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Warren Buffett’s Berkshire Hathaway cashed out $158 million of HP stock in three days this week.
The investor’s company still holds an 11.7% stake in the PC maker, worth about $3.3 billion.
HP’s stock hit a record high last year after Berkshire disclosed its stake, but it has fallen 32% since then.
Warren Buffett’s Berkshire Hathaway sold about $158 million worth of HP stock in three days this week, a regulatory filing on Wednesday showed.
The well-known investor group sold 5.5 million shares at prices between $28 and $30, reducing its stake by 4.5% to 115 million shares. As a result the ownership of HP’s largest shareholder fell from 12.2% to 11.7%.
HP stock hit an all-time intraday high of $41.47 the day after Berkshire first disclosed its position in April last year, but has since fallen 32% to $28.33 at Wednesday’s close. The stock-price decline and Berkshire’s recent disposal have reduced the value of Berkshire’s stake from $5 billion at its peak to $3.3 billion today.
Hewlett-Packard spun off its enterprise business in 2015, retaining its PC and printer businesses under the HP name. Bill Hewlett and David Packard founded the company in a California garage in 1939, when Buffett — who turned 93 last month — was just 8 years old.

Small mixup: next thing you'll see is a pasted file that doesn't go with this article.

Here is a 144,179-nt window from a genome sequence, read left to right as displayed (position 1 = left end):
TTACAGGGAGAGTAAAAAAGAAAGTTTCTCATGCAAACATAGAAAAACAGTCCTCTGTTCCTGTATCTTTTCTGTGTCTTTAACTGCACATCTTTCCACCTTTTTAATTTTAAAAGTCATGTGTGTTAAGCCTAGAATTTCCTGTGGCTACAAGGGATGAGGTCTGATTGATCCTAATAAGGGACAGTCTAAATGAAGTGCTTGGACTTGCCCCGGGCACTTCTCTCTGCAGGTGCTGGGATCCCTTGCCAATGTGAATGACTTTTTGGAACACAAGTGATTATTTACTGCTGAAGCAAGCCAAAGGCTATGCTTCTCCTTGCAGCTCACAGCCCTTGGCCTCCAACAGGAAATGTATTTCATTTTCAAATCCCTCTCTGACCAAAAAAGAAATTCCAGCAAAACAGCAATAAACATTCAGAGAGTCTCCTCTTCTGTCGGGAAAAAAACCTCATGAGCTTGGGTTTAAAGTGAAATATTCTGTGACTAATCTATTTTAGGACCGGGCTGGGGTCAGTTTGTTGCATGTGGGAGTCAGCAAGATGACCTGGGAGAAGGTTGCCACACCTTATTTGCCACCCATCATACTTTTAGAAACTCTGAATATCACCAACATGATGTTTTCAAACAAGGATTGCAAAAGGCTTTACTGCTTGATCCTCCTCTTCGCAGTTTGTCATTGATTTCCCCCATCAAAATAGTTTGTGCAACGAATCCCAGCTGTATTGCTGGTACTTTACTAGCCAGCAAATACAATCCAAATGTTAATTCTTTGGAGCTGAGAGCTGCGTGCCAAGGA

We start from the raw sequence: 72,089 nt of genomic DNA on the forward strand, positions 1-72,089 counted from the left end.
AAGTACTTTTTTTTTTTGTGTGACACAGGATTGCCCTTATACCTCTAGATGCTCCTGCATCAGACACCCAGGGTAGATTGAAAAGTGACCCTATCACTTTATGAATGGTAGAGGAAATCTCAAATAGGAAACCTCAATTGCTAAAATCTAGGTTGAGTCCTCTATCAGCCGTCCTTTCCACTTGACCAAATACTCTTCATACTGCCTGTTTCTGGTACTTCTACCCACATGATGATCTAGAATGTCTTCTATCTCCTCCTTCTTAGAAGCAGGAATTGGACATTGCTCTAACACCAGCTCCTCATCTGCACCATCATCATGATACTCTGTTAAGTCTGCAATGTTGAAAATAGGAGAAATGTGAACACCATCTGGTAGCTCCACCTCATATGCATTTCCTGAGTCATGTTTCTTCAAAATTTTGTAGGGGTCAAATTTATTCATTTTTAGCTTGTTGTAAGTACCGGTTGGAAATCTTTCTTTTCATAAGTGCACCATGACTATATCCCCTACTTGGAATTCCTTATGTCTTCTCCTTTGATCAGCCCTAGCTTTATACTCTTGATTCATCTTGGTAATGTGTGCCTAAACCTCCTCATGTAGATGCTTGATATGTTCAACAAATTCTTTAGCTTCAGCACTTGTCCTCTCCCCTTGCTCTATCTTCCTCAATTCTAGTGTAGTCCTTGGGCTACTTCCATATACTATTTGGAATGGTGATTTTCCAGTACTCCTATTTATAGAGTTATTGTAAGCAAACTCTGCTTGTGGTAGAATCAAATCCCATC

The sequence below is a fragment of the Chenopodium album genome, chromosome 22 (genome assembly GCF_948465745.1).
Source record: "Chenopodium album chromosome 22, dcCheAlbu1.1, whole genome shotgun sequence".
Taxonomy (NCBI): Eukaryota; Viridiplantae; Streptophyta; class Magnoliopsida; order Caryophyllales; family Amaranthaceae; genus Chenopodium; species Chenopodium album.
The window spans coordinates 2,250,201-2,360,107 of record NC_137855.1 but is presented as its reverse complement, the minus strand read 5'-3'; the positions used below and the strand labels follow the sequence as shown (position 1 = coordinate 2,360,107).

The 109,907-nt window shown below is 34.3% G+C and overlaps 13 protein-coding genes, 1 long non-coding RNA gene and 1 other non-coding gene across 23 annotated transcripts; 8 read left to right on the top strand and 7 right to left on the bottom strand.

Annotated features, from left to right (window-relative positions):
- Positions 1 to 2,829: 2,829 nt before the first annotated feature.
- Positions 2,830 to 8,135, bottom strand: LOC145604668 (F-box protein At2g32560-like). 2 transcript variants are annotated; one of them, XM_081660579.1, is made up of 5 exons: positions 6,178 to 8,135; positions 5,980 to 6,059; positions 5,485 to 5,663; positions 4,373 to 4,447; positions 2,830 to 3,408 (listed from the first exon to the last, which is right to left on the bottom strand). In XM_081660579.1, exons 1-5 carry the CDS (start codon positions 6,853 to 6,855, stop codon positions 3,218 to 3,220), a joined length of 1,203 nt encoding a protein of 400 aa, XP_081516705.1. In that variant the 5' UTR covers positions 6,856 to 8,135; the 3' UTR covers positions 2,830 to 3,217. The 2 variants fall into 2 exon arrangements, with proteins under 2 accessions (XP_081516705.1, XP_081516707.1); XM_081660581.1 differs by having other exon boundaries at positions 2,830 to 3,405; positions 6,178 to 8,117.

Buffett has famously shunned technology companies in favor of simpler, safer and more predictable businesses. However, he counts Apple – which was founded by Steve Jobs and Steve Wozniak, who both worked at Hewlett-Packard – as by far the largest position in his stock portfolio, and he calls it “our It is promoted as “a better business than any owned business”.
It’s unclear why the investor and his team cut their HP stake, but they were likely attracted to the company because of its modest valuation. HP generated nearly $63 billion in net revenue and $5 billion in operating income last fiscal year, yet its market capitalization was only $28 billion as of Wednesday’s close.
Buffett has struggled to find attractively priced stocks and businesses to buy for the past few years. Berkshire sold a net $8 billion of shares in the second quarter, and the pace of buybacks slowed to $1.4 billion in the period, helping boost its cash pile 13% to near a record $147 billion.
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